NY Lawmakers Pass Bill to Save Vernon Downs, Cut Tioga Downs Taxes

NY Lawmakers Pass Bill to Save Vernon Downs, Cut Tioga Downs Taxes
Fact Checked by Pat McLoone

As the New York Legislature’s 2023 session wound down on Friday, lawmakers voted overwhelmingly to fix a New York casinos issue that will allow an upstate racino to remain open.

Senate Bill 4817A passed both the Senate and Assembly on the final day of the session. The bill allows Vernon Downs to receive a larger vendor fee, funding it hadn’t been able to claim previously because the Oneida County harness racing and video lottery terminal facility has not been able to maintain 90% of the full-time employment it had in 2016.

The venue, owned by Jeff Gural, maintained that level of employment until the COVID-19 pandemic started three years ago.

Without the larger commission, Vernon Downs filed a notice with the state last month that it planned to shut down its facilities and lay off its workers later this year if it did not receive the additional revenue.

S4817A would allow Vernon Downs to receive the higher commission rate if it maintains 70% of its 2016 full-time employment level.

State Sen. JosephAddabbo, who sponsored the Senate bill, told NYCasinos.com keeping Vernon Downs open was critical for several reasons.

“Minimally, nobody wants to see any loss of jobs,” he said. “The gaming industry is a job generator. Aside from the revenue and the billions for education every year, the bottom line is, it's an economic generator. People work, they buy things, they pay taxes . . . You want to see where you can further that investment. We believe that Vernon has a future, so that was reason for the legislation.”

The bill now heads to Gov. Kathy Hochul’s office for her consideration.

Tioga Downs to Get a Tax Cut, Too

Another Gural property will benefit under another aspect of the bill.

S4817A also would allow Tioga Downs Casino, one of four full-fledged state-licensed casinos in upstate New York, to have its slots revenue taxed at 30%, the same rate as del Lago Resort and Casino.

Two years ago, the state budget lawmakers approved allowed New York’s upstate casinos to seek a five-year tax cut. Tioga was the only venue that did not receive that relief.

That means Tioga Downs currently pays nearly as much in taxes as del Lago, which has roughly twice as many slot machines and more than twice the table games. According to New York State Gaming Commission (NYSGC) data, del Lago paid $3.5 million in taxes in April based on $13.6 million in gross gaming revenue. Tioga Downs paid $3.1 million in taxes based on $9.3 million in GGR.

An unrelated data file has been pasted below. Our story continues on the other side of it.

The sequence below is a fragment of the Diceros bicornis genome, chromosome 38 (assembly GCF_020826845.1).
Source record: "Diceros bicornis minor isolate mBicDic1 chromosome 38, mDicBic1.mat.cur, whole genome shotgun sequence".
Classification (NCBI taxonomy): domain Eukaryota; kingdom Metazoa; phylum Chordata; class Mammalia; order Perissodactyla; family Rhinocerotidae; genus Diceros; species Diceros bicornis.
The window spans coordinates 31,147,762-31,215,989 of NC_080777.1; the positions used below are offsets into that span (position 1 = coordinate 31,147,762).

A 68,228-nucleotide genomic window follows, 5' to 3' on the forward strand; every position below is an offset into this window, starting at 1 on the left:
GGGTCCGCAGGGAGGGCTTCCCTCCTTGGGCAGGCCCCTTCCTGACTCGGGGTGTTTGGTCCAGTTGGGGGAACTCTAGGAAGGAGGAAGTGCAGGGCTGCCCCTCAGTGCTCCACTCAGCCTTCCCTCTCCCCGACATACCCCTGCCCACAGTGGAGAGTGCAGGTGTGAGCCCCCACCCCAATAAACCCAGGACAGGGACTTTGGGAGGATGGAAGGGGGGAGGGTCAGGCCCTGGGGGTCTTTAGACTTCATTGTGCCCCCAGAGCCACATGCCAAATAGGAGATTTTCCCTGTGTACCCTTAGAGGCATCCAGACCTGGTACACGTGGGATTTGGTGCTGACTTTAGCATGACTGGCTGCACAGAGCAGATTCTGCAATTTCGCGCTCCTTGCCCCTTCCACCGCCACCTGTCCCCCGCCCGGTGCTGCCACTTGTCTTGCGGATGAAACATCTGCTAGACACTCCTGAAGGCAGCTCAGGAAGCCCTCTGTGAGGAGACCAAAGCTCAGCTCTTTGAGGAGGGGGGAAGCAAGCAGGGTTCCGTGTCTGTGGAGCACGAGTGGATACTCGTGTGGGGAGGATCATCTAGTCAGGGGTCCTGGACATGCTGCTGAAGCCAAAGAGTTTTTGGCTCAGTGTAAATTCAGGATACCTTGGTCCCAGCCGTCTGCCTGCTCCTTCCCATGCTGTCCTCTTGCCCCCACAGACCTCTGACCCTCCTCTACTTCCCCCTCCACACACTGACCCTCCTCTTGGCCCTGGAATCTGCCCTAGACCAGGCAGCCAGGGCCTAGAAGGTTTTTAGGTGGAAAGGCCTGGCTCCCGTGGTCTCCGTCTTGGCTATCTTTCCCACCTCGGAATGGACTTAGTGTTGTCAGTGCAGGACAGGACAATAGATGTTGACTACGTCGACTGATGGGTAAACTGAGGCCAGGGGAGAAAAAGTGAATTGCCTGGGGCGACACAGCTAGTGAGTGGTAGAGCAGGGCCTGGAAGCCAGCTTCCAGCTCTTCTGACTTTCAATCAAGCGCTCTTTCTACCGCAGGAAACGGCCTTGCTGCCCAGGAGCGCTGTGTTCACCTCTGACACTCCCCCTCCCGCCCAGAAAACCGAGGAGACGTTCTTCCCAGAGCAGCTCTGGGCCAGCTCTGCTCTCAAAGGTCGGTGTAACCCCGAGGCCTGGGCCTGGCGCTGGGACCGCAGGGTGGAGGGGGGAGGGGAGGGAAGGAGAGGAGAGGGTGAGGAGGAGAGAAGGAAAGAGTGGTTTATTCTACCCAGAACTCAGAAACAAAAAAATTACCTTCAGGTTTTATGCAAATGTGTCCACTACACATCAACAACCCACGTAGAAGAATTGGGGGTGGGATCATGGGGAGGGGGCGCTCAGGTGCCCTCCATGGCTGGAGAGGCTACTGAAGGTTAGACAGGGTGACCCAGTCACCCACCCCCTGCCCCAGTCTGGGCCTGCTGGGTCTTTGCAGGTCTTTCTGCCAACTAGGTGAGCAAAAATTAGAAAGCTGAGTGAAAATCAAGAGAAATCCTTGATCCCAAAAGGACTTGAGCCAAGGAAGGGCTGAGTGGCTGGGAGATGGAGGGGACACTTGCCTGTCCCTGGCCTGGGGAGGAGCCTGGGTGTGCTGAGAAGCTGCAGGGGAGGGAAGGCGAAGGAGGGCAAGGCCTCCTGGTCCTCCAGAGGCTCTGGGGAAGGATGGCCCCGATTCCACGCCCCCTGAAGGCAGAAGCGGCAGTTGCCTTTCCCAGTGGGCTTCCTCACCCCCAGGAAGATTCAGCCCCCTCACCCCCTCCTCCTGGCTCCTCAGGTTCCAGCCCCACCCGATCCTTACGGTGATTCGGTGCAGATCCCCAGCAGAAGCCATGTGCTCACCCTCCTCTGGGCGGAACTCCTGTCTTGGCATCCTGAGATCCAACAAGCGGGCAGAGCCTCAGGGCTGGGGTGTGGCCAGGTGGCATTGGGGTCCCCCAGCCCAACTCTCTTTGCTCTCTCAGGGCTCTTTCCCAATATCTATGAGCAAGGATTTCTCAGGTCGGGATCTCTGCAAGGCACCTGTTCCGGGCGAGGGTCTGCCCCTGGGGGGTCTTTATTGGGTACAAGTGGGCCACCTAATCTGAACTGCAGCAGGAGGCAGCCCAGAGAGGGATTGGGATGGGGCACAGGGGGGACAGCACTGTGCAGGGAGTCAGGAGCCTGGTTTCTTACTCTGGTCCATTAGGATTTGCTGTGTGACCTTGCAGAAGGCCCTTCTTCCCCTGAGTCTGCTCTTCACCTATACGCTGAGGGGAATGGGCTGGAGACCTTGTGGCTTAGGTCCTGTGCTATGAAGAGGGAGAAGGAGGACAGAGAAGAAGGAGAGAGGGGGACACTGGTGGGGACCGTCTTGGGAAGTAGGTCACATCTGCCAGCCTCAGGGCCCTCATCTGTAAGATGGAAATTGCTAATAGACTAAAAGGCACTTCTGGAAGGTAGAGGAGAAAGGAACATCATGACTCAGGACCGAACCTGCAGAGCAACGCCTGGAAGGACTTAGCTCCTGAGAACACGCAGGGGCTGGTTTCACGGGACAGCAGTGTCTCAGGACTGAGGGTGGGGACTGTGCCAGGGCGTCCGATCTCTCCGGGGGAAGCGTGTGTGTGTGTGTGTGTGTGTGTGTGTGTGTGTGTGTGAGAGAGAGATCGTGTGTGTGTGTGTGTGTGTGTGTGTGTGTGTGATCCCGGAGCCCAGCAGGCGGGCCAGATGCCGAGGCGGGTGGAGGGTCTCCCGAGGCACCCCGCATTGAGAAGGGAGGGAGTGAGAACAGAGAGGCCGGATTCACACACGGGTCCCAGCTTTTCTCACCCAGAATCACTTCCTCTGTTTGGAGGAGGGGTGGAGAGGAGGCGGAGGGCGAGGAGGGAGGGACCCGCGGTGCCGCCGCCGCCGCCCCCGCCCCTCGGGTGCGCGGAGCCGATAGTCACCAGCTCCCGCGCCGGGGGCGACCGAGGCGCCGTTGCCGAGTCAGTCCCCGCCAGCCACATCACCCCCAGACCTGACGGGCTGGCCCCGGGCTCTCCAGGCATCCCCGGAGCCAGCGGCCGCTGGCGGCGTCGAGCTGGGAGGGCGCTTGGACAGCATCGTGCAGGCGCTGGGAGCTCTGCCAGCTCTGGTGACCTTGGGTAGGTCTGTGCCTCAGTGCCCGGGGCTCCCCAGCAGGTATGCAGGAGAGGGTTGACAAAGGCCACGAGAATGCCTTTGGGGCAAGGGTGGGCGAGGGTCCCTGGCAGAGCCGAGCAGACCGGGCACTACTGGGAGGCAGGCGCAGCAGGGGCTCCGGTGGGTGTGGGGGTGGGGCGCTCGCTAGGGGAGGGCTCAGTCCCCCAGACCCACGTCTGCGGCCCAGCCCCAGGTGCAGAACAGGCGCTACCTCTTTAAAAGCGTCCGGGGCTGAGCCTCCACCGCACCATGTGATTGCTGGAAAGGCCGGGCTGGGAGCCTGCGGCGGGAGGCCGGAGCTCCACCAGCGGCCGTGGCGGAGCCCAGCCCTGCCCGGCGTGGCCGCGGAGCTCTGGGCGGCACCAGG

Seneca Gaming Compact Bill Fails to Pass Legislature

While the legislature was able to send one gaming bill to Gov. Hochul’s desk, another measure will have to wait for now.

A bill that would have allowed the governor to sign a new compact with the Seneca Nation of Indians did not pass out of the Assembly. That happened despite Seneca leaders saying earlier last week they had reached an agreement in principle with the governor’s office to continue operating casinos in western New York for 20 years.

According to a Politico article, the bill stalled after concerns were raised that a new casino in Rochester would be part of the agreement.

Lawmakers would need to be called back into session to approve the bill. The current compact with the Seneca Nation expires in December, and the U.S. Department of the Interior will need to review and approve the new agreement.

The new agreement comes as the Seneca Nation has said they would seek a compact that provides more fairness, with tribal leaders saying the state failed to keep promises over exclusivity. The two sides were embroiled in a bitter and lengthy payment dispute, which was ultimately settled last year.

A message to the Seneca Nation seeking comment was not immediately returned.

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Author

Steve is an accomplished, award-winning reporter with more than 20 years of experience covering gaming, sports, politics and business. He has written for the Associated Press, Reuters, The Louisville Courier Journal, The Center Square and numerous other publications. Based in Louisville, Ky., Steve has covered the expansion of sports betting in the U.S. and other gaming matters.